Indie studio Ink Studios is unveiling its second game, Blindfold, at the Games for Change Festival on August 2. It’s a tense virtual reality experience that gives players a first-person view of the inside of an interrogation room. After its North American debut at Games for Change, Blindfold will be available for free on the Oculus Rift headset with a gradual roll-out to all other VR platforms.

Ink Stories doesn’t flinch away from complex situations. Its first game is 1979 Revolution: Black Friday, which received critical acclaim for how it explored the Iranian Revolution with an emotionally charged choice-driven narrative. We revisit that world in Blindfold and see some familiar faces: the notorious interrogator Asadollah Lajevardi, who was one of the main antagonists in 1979 Revolution.

I tried it earlier this week at Ink Stories’ Brooklyn-based office. It’s short but urgent, a snippet of what it’s like to be a journalist in Iran who’s being forced to confess to crimes by an oppressive regime. Blindfold has just two characters — Lajevardi and another man, whom he threatens to kill in front of you if you don’t confess to your crime of providing photographs to the foreign press.

When you’re asked a question, you can only nod, shake your head, or remain silent. If you answer too quickly, the interrogator might question whether or not you’re telling the truth. Too slowly, and the same might happen. Navigating the subtleties of the interaction was an intimate and eerie experience, made all the more so because I knew it was based on real life. Lajevardi was an actual prison warden of the infamous Evin Prison in Iran, and at the end of the game, I saw a photo gallery of journalists who had been killed for reporting on their governments.

“It was incredible to see the ability of the success of [1979 Revolution] to bridge cultures through technology, and to use the gaming platform as a communication tool to communicate empathy, cultural difference, cultural history, cultural story, and to see that there’s a huge appetite in the marketplace among people who are interested in exploring new worlds,” said Vassiliki Khonsari, a cofounder of Ink Stories. “And not just new worlds that are fantasy worlds, but new worlds that are real, that bring meaningful stories. And so we took this a step further.”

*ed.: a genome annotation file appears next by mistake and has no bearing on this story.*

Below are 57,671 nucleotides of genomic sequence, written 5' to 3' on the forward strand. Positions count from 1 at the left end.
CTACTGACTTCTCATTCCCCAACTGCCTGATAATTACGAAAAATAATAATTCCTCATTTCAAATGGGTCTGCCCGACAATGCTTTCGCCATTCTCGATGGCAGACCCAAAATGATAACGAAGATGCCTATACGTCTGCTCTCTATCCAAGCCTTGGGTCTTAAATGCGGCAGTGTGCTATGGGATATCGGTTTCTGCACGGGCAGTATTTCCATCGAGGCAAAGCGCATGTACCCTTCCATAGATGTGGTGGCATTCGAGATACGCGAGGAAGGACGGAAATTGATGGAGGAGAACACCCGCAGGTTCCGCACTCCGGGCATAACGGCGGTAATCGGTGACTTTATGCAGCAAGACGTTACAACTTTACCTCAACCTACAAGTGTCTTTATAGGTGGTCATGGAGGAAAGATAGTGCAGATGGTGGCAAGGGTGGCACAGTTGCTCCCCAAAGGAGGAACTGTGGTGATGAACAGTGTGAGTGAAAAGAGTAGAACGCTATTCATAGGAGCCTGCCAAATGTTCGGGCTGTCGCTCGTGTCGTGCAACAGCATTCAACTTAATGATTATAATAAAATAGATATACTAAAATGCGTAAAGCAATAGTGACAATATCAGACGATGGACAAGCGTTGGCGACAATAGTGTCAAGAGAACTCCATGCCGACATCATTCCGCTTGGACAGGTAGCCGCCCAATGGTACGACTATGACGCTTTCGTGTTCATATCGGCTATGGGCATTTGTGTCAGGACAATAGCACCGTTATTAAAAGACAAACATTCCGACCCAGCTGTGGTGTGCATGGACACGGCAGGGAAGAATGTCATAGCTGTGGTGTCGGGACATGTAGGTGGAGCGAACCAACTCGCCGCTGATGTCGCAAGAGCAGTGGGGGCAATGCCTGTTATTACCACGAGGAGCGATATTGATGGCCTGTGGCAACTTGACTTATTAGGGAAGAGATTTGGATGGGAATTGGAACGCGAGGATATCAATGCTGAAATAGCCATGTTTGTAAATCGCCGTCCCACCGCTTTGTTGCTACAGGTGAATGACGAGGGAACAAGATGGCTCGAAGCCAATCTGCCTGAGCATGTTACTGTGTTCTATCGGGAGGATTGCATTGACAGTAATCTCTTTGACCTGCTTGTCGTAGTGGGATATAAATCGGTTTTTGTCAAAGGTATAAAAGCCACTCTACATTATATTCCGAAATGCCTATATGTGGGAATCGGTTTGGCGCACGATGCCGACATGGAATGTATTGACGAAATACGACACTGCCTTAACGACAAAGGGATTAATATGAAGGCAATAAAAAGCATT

To do so, Ink Stories partnered with the Committee to Protect Journalists (CPJ) and the Center for Human Rights in Iran (CHRI). Both are nonprofits that concentrate on shining a light on these kinds of incidents. Courtney Radsch, CPJ’s advocacy director, says that they worked closely with Ink Stories to provide information and fact check to make sure Blindfold was as true to life as it could be. According to the CPJ, a record number of journalists are currently in prison.

“We have at least 259 journalists in prison, which is the most we’ve ever recorded. Iran has typically topped the list,” said Radsch in a phone call with GamesBeat. “It usually comes in the top three to five countries jailing journalists. Last year Turkey had that ignoble honor.”

Omid Memarian, deputy director of the CHRI, has endured an interrogation like the one depicted in Blindfold. He says that the project isn’t just about Iran specifically, but rather about governments and oppressive regimes throughout the world that are practicing these kinds of interrogation techniques.

“As someone who has sat in that room and who had to make decisions like the ones we see in the VR production, it’s a chilling experience of a human tragedy, and it gets as close as possible via computer to take the audience to such a complicated, inhumane practice,” said Memarian in an interview with GamesBeat. “It lets them decide for themselves. What would they do if they had to make these decisions? Even if it’s in VR, they have to think about those decisions and see what the outcome might be.”